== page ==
Katie (Gillis) Tenney, CSH'09
As far back as she can remember, Katie (Gillis) Tenney, CSH'09, has felt most at home helping others. In fact, despite admitted struggles with self-confidence in school, the Northeastern University alumna says she’s long been certain that she would become a teacher. “Intuitively, I always wanted to help people understand concepts,” Katie explains. “Regardless of whether it was for a child or an elderly person, working through a game or a math formula, I wanted to teach. There was nothing else for me.”
Armed with an organic curiosity and inherent understanding of how people process information, the energetic coed excelled as a peer tutor in her four years at Northeastern, working one-on-one with fellow students. “I wanted to help them find their own learning styles,” says Katie. In 2009, she was presented with Northeastern’s Compass Award for demonstrating leadership, compassion, and care in matching students with tutors. That same year, she graduated cum laude, as her father, Roland Gillis, LA’72, had done 37 years prior.
Though her collegiate path was packed with various peer mentoring opportunities, it was during Katie’s first co-op at the Heath School in Brookline, Massachusetts—partnered with several volunteer community projects—that her calling became apparent. “I had the opportunity to interact and observe elementary students with moderate disorders.” she recalls. “Working closely with one student with severe physical and developmental handicaps in particular, helped mature me, and validated I was where I needed to be.”
Post-graduation, she went on to earn her master’s degree in moderate disabilities—with a focus on autism—from Lesley University in Cambridge.
Katie now teaches at an elementary school in Natick, Massachusetts, where she works with children who have severe emotional and behavioral disorders, including autism, and she specializes in keeping these students in mainstream school districts.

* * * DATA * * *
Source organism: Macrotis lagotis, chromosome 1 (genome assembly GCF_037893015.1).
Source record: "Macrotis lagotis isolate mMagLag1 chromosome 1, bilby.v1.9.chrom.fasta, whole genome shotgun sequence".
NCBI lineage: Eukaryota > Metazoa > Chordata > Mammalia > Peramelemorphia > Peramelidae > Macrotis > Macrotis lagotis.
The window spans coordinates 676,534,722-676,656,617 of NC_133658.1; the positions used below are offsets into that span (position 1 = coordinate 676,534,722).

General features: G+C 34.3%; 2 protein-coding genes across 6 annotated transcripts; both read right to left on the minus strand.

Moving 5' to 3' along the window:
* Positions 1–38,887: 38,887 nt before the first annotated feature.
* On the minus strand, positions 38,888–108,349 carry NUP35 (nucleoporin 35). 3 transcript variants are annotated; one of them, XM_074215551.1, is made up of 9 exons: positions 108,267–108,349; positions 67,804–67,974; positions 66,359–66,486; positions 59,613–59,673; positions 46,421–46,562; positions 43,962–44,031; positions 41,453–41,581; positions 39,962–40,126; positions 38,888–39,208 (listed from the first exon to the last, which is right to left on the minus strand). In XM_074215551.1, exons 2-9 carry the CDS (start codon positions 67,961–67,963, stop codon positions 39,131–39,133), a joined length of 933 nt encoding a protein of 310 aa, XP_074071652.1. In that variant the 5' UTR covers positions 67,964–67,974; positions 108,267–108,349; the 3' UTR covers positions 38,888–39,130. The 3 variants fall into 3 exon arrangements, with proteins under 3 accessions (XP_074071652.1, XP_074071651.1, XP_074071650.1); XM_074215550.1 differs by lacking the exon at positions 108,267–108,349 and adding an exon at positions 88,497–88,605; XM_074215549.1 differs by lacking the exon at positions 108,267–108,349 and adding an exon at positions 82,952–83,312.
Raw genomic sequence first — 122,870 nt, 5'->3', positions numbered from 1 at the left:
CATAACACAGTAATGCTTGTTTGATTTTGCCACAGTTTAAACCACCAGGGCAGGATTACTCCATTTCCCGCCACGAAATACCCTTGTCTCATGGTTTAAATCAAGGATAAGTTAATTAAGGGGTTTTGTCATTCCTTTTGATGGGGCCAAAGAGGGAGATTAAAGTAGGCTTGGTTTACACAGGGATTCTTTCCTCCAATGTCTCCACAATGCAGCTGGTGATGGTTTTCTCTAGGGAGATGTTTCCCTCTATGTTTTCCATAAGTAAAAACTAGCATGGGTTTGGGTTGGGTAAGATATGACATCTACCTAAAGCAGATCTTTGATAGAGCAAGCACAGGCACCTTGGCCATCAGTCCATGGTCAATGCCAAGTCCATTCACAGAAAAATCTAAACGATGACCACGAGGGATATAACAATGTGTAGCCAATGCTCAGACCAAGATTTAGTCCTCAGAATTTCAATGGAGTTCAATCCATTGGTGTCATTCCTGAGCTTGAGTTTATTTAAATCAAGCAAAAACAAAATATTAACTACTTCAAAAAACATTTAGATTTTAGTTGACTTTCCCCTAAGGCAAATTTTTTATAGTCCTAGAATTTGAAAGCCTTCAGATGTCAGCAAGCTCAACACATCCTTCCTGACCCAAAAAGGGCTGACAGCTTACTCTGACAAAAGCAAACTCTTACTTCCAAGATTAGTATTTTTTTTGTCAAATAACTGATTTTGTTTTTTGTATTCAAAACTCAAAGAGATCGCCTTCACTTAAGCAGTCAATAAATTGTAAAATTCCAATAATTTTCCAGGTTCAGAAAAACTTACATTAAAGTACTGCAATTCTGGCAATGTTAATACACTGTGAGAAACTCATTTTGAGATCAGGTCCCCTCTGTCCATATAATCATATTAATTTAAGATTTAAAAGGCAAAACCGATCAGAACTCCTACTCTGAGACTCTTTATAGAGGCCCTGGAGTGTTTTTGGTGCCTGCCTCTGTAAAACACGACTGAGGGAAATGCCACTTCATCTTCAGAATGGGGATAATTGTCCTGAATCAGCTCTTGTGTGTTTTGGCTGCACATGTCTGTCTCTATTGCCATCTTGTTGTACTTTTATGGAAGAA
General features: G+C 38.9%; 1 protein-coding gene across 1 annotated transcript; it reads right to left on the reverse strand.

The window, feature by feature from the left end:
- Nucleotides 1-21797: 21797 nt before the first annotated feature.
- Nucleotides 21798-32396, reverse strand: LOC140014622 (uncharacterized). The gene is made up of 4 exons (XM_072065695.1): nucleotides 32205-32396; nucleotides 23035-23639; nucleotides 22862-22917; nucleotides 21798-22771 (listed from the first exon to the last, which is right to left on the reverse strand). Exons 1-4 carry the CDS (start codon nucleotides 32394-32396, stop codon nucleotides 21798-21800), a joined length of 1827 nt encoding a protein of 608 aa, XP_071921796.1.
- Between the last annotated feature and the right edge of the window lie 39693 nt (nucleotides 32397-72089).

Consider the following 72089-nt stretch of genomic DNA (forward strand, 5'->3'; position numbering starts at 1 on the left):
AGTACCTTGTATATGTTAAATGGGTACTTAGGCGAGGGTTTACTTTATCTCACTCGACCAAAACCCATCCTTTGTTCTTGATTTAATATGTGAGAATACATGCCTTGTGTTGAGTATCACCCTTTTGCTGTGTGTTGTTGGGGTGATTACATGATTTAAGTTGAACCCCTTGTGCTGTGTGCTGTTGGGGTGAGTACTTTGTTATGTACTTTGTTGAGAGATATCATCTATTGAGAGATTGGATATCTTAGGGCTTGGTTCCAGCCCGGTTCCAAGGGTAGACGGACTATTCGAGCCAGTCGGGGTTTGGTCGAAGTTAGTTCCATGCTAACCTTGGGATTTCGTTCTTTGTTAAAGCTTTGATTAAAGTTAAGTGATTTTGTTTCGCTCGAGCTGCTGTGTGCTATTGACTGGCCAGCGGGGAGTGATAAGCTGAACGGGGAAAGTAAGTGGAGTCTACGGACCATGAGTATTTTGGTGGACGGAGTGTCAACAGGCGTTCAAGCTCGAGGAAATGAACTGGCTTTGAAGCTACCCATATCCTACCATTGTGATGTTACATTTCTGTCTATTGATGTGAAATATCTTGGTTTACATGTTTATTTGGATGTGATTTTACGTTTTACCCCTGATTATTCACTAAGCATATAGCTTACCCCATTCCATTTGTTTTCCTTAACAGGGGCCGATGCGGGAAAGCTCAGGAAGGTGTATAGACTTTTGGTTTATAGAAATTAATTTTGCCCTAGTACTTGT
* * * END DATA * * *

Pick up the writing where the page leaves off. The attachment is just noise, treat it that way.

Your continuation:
On her decision to attend Northeastern University: “I wasn’t one hundred percent sure about attending the university, where six of my family members had graduated from. I was seventeen, stubborn, and reluctant to follow my family’s footsteps.” Now, the devoted teacher credits Northeastern’s unique educational model with helping her to discover her career path, her confidence, and, more importantly, her passion.
On the aspects of the co-op program that proved most positive: “The co-op program provided me with the proper tools to succeed in the real world. Even before we started our co-op, we were taught what to wear, what to do, how to interview, how to wear your hair, what not to put on Facebook, and even how to handle rejection. I left Northeastern with an upper hand. I was prepared—the school prepared me. If I had not had that training, I wouldn’t be where I am today.”
Katie hails from several generations of Huskies! Meet her father, Roland Gillis, LA'72.